IMTFI-supported researchers, conference organizers, and invited guests gather at the "Reaching the Unreached" conference in Accra, Ghana. From left to right: Joel Patenaude, Dr. Mani Nandhi, Dr. Vivian Dzokoto, Dr. Richard Zhixin Kang, Dr. Edward Omane-Boamah (Ghana Minister of Communications), Dr. Edwin Cliff Mensah, Abena Offe, Dr. Robert A. Baffour (Vice President of Ghana Technology University).
The first day’s activities in the conference started from the Welcome Address made by the Vice President of Ghana Technology University College (GTUC) Dr. Robert A. Baffour, who emphasized the importance of doing research on mobile money in Ghana. Then GTUC’s Registrar Dr. Patrick Bobbie pointed out how new technologies may generate significant impacts for a society in his speech titled “Technology and Change.” The Minister of Communications Honorary Dr. Edward Omane-Boamah enumerated in his 10-minute speech the major efforts made by the Ghanaian government in pushing the development and expansion of the mobile money in recent years.
In his keynote speech, Mr. Peter Zetterli from the Consultative Group to Assist the Poor (CGAP) provided detailed coverage about the current status of mobile money development in Ghana. He listed the possible reasons why Ghana has very low uptake in the Mobile Money and suggested what might be done to boost the expansion of mobile money in Ghana in the near future. He pointed out that mobile money providers play a very important role in accelerating mobile money uptake.
The paper presentations, panel discussions, and onsite mobile money demonstrations by the vendors provided the audience with rich information about mobile money research and practice. It was clear that convenience, trust, security, and cost are the major determining factors in promoting mobile money services to potential customers. Educating poor or marginalized populations about the basic features of mobile money also plays a pivotal role in attracting them to this new service. Others highlighted accessibility of mobile money in rural areas as one of the concerns. And finally, many focused on regulations as necessary in monitoring mobile money practices, but that more coordination is needed among the different regulators in Ghana. Interestingly, some researchers and panelists pointed out that one of the reasons for low uptake of mobile money in the rural areas in the country is that Ghana has the rural banking infrastructure that can meet these areas’ basic banking needs.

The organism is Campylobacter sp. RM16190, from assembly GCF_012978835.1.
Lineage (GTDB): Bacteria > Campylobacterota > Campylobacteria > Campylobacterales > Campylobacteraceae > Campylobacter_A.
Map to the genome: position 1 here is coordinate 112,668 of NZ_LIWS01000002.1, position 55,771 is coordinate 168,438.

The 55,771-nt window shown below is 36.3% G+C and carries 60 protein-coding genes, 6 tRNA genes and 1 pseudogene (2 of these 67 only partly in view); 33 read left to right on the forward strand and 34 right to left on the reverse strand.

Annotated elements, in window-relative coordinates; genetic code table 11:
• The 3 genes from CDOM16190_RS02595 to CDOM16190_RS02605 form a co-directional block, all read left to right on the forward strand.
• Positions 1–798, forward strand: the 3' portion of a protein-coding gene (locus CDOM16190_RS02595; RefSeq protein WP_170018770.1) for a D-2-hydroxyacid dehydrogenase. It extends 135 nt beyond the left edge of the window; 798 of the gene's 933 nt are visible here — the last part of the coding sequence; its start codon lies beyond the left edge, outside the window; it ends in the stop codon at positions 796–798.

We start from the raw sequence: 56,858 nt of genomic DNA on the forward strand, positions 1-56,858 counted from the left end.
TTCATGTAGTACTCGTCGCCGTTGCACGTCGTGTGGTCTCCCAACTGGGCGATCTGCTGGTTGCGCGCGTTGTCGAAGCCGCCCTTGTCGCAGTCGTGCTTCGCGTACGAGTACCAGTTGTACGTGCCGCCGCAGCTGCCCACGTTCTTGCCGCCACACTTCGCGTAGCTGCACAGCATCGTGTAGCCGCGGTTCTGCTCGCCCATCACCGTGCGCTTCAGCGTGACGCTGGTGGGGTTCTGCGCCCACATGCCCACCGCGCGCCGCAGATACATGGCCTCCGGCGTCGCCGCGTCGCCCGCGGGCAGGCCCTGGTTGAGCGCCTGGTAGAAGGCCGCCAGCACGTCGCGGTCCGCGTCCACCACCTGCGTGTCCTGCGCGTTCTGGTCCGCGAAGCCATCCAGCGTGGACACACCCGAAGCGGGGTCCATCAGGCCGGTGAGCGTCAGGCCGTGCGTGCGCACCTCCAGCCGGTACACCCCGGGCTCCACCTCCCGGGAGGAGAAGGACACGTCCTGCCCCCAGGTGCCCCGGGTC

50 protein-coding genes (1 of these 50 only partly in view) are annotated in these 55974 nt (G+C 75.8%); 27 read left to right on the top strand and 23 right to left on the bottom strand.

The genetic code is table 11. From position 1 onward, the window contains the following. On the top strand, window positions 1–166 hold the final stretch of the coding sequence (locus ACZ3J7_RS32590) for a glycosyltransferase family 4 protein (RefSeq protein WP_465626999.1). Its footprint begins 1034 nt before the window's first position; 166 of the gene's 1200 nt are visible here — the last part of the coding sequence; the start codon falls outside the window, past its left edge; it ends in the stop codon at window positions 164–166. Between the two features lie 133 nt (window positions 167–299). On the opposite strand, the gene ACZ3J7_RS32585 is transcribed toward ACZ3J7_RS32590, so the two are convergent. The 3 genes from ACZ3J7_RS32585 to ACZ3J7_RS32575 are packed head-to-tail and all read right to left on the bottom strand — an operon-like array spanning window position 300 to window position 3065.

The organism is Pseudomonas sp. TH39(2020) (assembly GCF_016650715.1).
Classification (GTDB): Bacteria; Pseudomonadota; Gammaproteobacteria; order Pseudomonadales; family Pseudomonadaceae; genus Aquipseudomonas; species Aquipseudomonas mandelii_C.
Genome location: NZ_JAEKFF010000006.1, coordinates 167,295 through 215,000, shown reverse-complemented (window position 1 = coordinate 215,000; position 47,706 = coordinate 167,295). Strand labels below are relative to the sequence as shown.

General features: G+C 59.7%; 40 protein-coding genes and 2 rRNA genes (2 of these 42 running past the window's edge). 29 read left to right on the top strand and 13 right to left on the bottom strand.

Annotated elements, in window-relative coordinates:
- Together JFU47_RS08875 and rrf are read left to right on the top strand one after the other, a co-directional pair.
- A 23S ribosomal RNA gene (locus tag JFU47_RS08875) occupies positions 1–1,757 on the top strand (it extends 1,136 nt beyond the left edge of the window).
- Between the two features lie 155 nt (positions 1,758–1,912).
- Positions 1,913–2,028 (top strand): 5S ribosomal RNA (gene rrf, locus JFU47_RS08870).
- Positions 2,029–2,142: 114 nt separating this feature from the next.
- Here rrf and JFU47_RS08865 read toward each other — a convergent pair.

The audience engaged in very close interaction with the presenters, panelists, and the industry representatives by asking many questions, making comments, and providing suggestions.
Below we list some of the takeaways from attendees on the first day of the conference:
"The experience of meeting with key players in the various Industries and with key national dignitaries has been really fulfilling."
"I have learnt a lot about the banking system, especially, about savings and mobile money. I will advise everybody here present to use mobile money."
"Mobile money will help us [traders] to do business in a more secured way, especially those in the Kaneshie Market. I will advise my friends to join."
"I have witnessed the demonstration on Tigo Money and it is unbelievable. This conference has really exposed me to the reality and effectiveness of mobile money."
"I will advise women in my market to register and use the mobile money system. The success story of the Kenyan M-PESA has been really good."
"I attended this conference to learn about the hindrances to digital financial services."
"I will tell my colleague market women who sell tomatoes (especially those who travel at dawn to Kumasi and are often attacked by thieves) that the mobile money system will be very good for them."